Presentation on theme: "NAAE Presentation Agriculture in the 21 st Century Presented by: Dr. Rick Parker AgrowKnowledge Director Las Vegas 3 December 2010."— Presentation transcript:
NAAE Presentation Agriculture in the 21 st Century Presented by: Dr. Rick Parker AgrowKnowledge Director Las Vegas 3 December 2010
Where is Rupert, ID?
National Science Foundation Grant Started July 1, 2001 One of 39 ATE Centers established by the NSF Only Agriculture Center Housed at Kirkwood Community College, Cedar Rapids, IA Established with Partner Colleges Partners with PAS – now 85 partners
Purpose/ Vision "Grow educational and business partnerships that strengthen math, science and technology skills of students to prepare them for the new and emerging jobs, technologies and issues in agriculture, food and natural resources programs."
Belief AFNR technology education collaborative effort between business, industry and education. Business and industry hire graduates and understands current workforce needs and future business trends. Educational partners work together to ensure students are prepared for the world of work with the relevant knowledge and skills.
Teaching Philosophy I hear; I forget; I see; I remember; I do; I understand." Grad School when I really learned See: Father Guido Sarducci's Five Minute UniversityFather Guido Sarducci's Five Minute University
About You From? Ag background Raise livestock Raise a garden Raise chickens Harvest livestock Harvest and store fruits and vegetables Could define sustainable and organic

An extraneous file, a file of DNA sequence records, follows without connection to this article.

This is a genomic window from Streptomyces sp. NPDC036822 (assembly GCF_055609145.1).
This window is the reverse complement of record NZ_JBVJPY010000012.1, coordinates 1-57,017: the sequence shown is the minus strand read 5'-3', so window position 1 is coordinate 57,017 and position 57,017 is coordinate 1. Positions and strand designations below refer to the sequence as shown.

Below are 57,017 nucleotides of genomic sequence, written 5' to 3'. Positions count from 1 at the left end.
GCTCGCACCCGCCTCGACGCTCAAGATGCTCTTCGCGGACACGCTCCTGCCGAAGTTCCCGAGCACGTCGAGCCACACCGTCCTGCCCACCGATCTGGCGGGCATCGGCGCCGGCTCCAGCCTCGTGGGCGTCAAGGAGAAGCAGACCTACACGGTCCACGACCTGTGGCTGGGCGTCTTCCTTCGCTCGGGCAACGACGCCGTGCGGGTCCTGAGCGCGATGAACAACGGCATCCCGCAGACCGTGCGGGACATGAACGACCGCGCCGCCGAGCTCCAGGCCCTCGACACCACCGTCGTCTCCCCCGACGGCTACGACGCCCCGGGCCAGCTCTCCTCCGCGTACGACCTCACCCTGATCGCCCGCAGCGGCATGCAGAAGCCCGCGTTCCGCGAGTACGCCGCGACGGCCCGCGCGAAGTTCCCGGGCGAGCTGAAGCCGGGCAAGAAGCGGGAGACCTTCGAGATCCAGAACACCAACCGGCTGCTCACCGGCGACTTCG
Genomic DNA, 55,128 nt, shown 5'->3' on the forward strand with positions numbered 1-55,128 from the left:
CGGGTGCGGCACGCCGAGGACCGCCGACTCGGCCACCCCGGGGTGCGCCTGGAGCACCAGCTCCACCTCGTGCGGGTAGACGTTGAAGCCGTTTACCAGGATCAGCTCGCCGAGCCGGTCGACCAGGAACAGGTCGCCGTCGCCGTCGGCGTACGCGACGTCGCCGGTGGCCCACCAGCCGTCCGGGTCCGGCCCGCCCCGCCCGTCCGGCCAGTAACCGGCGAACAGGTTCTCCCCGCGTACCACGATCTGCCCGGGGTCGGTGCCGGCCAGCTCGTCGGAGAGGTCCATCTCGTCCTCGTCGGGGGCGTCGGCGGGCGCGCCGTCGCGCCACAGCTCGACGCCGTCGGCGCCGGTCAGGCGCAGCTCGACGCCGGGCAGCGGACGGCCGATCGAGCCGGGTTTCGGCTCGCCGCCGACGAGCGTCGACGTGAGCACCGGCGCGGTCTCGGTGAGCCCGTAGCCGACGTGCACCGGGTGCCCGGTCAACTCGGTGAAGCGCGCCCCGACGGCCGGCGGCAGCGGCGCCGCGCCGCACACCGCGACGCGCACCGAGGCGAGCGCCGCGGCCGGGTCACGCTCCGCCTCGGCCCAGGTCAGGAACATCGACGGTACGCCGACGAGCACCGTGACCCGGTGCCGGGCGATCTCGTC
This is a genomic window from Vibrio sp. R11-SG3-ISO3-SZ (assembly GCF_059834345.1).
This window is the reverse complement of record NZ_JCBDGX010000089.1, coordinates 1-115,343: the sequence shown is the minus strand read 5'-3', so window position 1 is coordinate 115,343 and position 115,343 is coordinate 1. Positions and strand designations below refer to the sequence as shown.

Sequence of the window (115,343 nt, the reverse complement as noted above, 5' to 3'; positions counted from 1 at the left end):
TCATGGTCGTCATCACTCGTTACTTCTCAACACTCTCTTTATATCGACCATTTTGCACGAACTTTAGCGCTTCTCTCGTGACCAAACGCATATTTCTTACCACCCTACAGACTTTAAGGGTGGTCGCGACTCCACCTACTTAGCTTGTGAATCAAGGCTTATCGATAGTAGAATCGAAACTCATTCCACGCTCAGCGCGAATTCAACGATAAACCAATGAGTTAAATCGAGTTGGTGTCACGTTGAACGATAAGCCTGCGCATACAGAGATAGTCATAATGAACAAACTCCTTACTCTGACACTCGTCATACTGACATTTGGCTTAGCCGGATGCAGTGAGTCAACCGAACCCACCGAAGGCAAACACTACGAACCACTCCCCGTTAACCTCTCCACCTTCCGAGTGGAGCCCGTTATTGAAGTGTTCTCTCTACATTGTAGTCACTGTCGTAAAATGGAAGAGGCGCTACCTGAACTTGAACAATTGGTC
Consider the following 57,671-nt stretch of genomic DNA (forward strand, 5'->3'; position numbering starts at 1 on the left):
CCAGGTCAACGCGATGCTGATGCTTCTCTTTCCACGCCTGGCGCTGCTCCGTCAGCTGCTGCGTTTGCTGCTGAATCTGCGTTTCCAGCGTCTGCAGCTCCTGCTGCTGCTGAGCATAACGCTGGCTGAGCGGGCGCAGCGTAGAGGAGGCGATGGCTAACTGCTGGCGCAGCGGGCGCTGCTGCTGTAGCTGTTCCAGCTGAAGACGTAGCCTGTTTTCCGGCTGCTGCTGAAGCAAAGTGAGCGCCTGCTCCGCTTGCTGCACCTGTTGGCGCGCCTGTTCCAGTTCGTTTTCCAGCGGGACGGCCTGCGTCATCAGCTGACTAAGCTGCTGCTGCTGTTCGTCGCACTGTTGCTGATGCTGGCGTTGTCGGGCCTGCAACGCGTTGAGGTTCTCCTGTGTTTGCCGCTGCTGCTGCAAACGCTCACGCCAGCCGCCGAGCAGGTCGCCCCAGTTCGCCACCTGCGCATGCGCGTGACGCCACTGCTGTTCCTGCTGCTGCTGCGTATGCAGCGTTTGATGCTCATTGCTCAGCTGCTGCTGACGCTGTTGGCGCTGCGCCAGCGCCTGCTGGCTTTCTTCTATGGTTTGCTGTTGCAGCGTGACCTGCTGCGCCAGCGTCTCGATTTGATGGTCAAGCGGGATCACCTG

Overview By 2050, 70% of the 9.1 billion people in the world will live in cities. What will the sustainable food system look like that produces the massive quantities of food needed? What type of training and education will be needed to work in the food system? Agricultural educators need to prepare their students for this future. This workshop will touch on the current opportunities and challenges for agriculture and agricultural education and what students will need in the future.
Outline Perspective/Point-of-View Bit of History Challenges/Opportunities Sustainable The Future What Students Need What to teach Summary
Objectives Create a vision See the future with challenges and opportunities See where you fit and where your students fit Plan for the future Teach for the future
Perspective Snapshot taken 26 July 2010 at 15:30 MDT
If the world were 100 people
Life Expectancy Medieval Britain30 Early Modern Britain40+ Early 20 th Century30-45 Current World Average67
Perception; Perspective and Point-of-View Perception becomes reality
Some issues are just bigger than we imagined or understood!
Some things are not what they seem to be or claim to be!
We need to explain.
Our vocabulary use differs
At times we need to be thankful of where we are! It could be worse.
You can see what you want to see.
Urbanization Worldwide people are moving out of the country and into the cities. A continuous, massive amount of food is required to by the population. As people in the country move to cities worldwide, the number of cities with a population of 10 million will increase to 26. Several of these cities are in North America. Every city this size requires 6000 tons of food shipped in each day or about 2.2 million tons per year. Many cities are millions of people, but less than 10 million. These cities also require the shipping of thousands of tons of food each day.
The Food System Complex system, made up of scientific, economic, social, and political dimensions Cooperation between many people and organizations to produce, process, transport, and distribute food Easily disrupted by acts of humans and once disrupted leads to food insecurity and total lack of food
Free-range chickens Environmentally-friendly home
Free-range chickents and “organic” eggs
More History Man power!
More History Local foods then!
Local foods now
How many calories to plow one acre?
Your Turn What will be the course titles in 2050? What will be the course content? Where will your students come from? What content/courses will be meaningless in 2050?
Hours to produce 100 bu wheat It takes a modern combine about 9 seconds to harvest enough wheat to make 70 loaves of bread.
Foods of the US